After two months in the hospital, Al emerged with the depression lifted and with renewed, seemingly redoubled energy. He set about rebuilding his business, becoming his law firm’s rainmaker. He threw himself into the social whirl of Pirroland, the gatherings and the elaborate dinners. The table was magnificent. There were gold napkin holders. Ruby-red goblets. And room for more than twenty. They employed help, but Jeanine did a lot of the cooking. “I love to cook,” says Jeanine. Al liked to putter around the kitchen as well. (“Al’s not as good a cook,” says Jeanine, “and he’s a mess in the kitchen.”) Mostly, the kitchen was Jeanine’s spot. (If they were in there together, there’d be trouble. “We’d kill each other,” she says.) Jeanine liked to prepare Lebanese meatballs—she’s Lebanese—while chatting with the girls (the county executive’s wife or Barbara Bruno). They gabbed about politics or bikini waxing. “She’s really good to her girlfriends,” says a friend.

For some of Jeanine’s supporters, mixing the D.A.’s world with Al’s was unsettling. Al was a person to be leery of. “He was unpredictable,” says one longtime former staffer. “In a quest for attention or escape or whatever his motives, he always ends up in the newspaper.” Still, one guest recalls how charming and sweet Al could be, especially to Jeanine. Al was the funny one; Jeanine the straight man. In a party setting, he was proud and teasing; he flirted with her. Though, of course, the flirting could be barbed.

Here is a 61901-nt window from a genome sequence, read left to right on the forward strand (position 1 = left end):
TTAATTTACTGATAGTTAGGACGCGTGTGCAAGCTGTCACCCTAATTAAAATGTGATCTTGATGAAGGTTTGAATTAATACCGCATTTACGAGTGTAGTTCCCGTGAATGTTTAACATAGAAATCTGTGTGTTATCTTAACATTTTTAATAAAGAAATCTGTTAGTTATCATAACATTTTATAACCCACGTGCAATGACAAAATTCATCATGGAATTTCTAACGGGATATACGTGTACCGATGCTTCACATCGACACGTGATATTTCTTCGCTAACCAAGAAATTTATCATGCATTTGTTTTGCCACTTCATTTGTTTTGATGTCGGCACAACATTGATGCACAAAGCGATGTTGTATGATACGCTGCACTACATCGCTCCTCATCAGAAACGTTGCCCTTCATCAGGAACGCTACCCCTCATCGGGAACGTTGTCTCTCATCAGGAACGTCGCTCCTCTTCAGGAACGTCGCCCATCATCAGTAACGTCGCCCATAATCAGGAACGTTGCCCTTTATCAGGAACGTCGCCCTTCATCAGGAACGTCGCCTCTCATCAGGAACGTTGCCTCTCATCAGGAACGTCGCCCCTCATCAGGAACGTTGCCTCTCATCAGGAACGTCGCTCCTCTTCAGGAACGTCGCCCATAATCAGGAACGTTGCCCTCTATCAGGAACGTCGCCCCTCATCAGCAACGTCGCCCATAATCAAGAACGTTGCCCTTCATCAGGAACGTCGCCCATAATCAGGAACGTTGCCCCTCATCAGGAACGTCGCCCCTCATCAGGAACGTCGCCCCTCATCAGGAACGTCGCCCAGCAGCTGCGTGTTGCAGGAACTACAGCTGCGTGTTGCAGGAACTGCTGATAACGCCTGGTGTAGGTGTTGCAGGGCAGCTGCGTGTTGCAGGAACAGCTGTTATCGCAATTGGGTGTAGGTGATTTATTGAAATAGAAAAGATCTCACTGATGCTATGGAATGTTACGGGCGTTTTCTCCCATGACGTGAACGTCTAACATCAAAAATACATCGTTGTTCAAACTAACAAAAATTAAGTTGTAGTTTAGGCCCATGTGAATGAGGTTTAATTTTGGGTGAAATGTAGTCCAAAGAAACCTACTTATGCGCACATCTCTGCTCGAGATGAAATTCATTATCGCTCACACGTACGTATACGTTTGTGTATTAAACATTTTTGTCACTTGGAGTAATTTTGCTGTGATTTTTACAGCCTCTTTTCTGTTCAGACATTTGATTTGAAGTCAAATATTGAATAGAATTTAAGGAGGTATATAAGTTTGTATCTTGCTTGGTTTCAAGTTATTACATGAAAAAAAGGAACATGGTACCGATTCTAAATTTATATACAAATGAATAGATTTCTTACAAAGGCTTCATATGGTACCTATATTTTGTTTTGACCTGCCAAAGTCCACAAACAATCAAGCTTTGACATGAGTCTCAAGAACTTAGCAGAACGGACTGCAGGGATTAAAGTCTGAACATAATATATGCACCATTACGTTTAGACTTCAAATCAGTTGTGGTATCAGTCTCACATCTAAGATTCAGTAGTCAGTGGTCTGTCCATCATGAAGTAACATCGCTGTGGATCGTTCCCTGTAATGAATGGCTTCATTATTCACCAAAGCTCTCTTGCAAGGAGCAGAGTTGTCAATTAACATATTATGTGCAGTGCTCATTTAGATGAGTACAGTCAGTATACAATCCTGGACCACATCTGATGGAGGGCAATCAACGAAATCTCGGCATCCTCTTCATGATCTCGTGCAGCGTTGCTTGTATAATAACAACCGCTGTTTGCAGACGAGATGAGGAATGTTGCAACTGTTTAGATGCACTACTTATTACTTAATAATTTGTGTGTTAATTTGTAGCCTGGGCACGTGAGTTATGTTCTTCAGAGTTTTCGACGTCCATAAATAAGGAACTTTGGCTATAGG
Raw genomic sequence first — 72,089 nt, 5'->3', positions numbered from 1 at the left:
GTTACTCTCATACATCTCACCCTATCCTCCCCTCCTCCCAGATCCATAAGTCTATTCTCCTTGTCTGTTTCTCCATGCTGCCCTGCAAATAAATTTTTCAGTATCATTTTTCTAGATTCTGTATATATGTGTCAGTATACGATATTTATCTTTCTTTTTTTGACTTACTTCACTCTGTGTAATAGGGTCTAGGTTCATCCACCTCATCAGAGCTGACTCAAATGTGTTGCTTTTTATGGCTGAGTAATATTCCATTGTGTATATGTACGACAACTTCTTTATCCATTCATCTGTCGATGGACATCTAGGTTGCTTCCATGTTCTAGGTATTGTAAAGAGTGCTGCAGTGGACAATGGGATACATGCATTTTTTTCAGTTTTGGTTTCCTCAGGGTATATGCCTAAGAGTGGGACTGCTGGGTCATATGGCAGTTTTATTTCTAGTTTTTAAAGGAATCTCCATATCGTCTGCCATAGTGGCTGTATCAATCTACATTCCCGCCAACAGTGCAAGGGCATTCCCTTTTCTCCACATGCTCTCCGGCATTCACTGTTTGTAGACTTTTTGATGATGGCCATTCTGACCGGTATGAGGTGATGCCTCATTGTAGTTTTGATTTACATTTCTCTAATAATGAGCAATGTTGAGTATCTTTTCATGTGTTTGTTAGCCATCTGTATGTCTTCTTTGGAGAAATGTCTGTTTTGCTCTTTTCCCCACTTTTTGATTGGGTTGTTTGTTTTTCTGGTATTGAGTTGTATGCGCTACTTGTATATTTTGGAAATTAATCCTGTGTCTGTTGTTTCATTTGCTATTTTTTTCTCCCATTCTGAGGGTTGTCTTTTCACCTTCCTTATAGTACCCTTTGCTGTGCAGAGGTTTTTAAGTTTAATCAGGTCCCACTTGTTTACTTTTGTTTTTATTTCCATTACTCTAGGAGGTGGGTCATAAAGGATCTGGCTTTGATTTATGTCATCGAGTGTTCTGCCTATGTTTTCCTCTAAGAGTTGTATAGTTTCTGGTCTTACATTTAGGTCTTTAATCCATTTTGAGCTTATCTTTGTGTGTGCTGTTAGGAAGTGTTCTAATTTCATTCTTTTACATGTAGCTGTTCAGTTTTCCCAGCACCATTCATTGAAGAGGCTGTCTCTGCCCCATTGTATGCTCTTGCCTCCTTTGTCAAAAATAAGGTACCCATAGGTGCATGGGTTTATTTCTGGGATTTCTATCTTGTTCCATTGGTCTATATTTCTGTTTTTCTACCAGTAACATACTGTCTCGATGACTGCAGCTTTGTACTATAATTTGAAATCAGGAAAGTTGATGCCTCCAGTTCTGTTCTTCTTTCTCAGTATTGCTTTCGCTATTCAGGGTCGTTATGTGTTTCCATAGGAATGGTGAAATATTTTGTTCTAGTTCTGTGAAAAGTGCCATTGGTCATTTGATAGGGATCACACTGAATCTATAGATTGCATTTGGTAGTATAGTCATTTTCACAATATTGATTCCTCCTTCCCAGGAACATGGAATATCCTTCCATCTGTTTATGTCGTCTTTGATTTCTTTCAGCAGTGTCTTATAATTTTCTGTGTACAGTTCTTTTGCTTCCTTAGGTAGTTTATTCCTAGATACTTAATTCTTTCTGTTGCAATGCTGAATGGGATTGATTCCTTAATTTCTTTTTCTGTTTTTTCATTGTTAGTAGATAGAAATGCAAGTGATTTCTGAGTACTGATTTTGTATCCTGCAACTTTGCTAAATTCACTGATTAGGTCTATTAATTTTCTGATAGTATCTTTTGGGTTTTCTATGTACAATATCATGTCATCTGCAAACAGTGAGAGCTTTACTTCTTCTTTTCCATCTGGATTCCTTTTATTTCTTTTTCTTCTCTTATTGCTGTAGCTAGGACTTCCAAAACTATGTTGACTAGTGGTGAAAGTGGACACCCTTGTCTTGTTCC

“Let me tell you what happened to me today … ” Jeanine might begin.

“Oh, yeah, everybody wants to know all about Jeanine,” Al would joke.

To most observers, the marriage seemed back on track. Jeanine hadn’t missed a beat—she coped by burying herself in work. She was the crusading D.A., loved by (and in love with) the cameras; Al was the political muscle and moneymaker. It was Al who brought the governor into their midst. Al had supported Pataki when he was still a state senator from nearby Peekskill. Al opened a lobbying firm in Albany, which by Pataki’s second term brought in more than $500,000 a year in revenue. Libby Pataki and Jeanine also became fast friends.